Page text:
LONDON, UK – Sir Clive Sinclair, the veteran inventor, is about to unveil his latest creation to the public — a lightweight folding bike which he hopes will revolutionise commuter travel.
The man who brought the Sinclair C5 pedal and battery-powered buggy is planning to market his new bike this summer, priced at about £200 – €286
Called the A-bike — because it looks like a letter A when unfolded — Sinclair’s new invention has taken him nearly 20 years to develop and bring to production.
Carried in a rucksack, it weighs only 5.5 kg and, with practice, can be folded and unfolded in 15 seconds.
The frame is made from nylon reinforced with glass fibre — similar to that used in the aerospace industry.
With wheels no more than six inches in diameter and with only one gear it is primarily designed to be used for cycling short distances, such as between home and a railway station, and then from another station to your work.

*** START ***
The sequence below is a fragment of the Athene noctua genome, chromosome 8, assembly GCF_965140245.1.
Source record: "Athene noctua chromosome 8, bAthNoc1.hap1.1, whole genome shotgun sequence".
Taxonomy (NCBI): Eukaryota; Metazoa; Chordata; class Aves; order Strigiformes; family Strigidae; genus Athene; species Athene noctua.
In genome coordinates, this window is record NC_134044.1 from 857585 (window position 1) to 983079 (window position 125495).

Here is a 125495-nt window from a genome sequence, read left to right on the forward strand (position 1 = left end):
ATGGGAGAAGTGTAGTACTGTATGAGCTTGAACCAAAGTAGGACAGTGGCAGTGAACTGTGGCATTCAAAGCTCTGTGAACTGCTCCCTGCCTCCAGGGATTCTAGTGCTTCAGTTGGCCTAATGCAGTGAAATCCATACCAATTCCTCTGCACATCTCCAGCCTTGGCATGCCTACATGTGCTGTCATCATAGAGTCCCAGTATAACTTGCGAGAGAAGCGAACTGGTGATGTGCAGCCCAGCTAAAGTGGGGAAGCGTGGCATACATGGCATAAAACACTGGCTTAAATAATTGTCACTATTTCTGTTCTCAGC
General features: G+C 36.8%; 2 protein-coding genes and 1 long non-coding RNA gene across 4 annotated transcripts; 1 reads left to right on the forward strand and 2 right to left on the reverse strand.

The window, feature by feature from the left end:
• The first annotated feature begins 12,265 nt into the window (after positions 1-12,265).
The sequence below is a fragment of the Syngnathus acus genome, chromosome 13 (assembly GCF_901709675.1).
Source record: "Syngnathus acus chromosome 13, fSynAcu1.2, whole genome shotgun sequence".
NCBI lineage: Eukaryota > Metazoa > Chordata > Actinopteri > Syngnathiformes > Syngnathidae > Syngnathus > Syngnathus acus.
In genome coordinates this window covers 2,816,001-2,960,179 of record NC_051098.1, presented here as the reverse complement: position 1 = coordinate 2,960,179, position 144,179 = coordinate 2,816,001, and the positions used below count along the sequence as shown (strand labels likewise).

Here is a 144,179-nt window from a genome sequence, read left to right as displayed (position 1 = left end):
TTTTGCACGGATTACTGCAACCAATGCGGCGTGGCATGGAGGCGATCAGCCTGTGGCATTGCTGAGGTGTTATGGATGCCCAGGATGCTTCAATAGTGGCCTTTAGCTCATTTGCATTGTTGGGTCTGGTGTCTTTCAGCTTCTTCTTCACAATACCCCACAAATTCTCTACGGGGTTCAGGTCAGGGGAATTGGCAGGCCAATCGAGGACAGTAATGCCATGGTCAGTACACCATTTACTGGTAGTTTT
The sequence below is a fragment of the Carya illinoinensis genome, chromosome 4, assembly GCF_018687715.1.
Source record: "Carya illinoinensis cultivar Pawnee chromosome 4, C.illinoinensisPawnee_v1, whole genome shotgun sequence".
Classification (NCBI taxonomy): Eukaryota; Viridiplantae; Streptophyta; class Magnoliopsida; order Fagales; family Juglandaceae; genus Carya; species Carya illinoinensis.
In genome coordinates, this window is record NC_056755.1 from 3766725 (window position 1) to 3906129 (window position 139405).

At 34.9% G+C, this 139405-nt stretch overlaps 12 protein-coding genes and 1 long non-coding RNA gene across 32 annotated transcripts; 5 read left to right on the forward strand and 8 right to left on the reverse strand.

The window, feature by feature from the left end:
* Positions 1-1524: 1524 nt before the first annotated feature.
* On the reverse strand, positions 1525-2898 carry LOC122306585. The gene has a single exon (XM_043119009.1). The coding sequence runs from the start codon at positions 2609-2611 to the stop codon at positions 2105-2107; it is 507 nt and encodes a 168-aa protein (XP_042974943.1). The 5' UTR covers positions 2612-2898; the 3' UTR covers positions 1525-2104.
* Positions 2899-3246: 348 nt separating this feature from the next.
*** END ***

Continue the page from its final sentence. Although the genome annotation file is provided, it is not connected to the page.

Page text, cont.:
The bike has been developed by the inventor’s company, Sinclair Research, at a laboratory in south London, and is being manufactured in China by a Hong Kong-based firm called Daka.
Billed as the smallest, lightest bike on the market, Sinclair hopes to sell 100,000 in Britain during the first year following its launch in July, and similar numbers in other European countries, as well as Japan and America.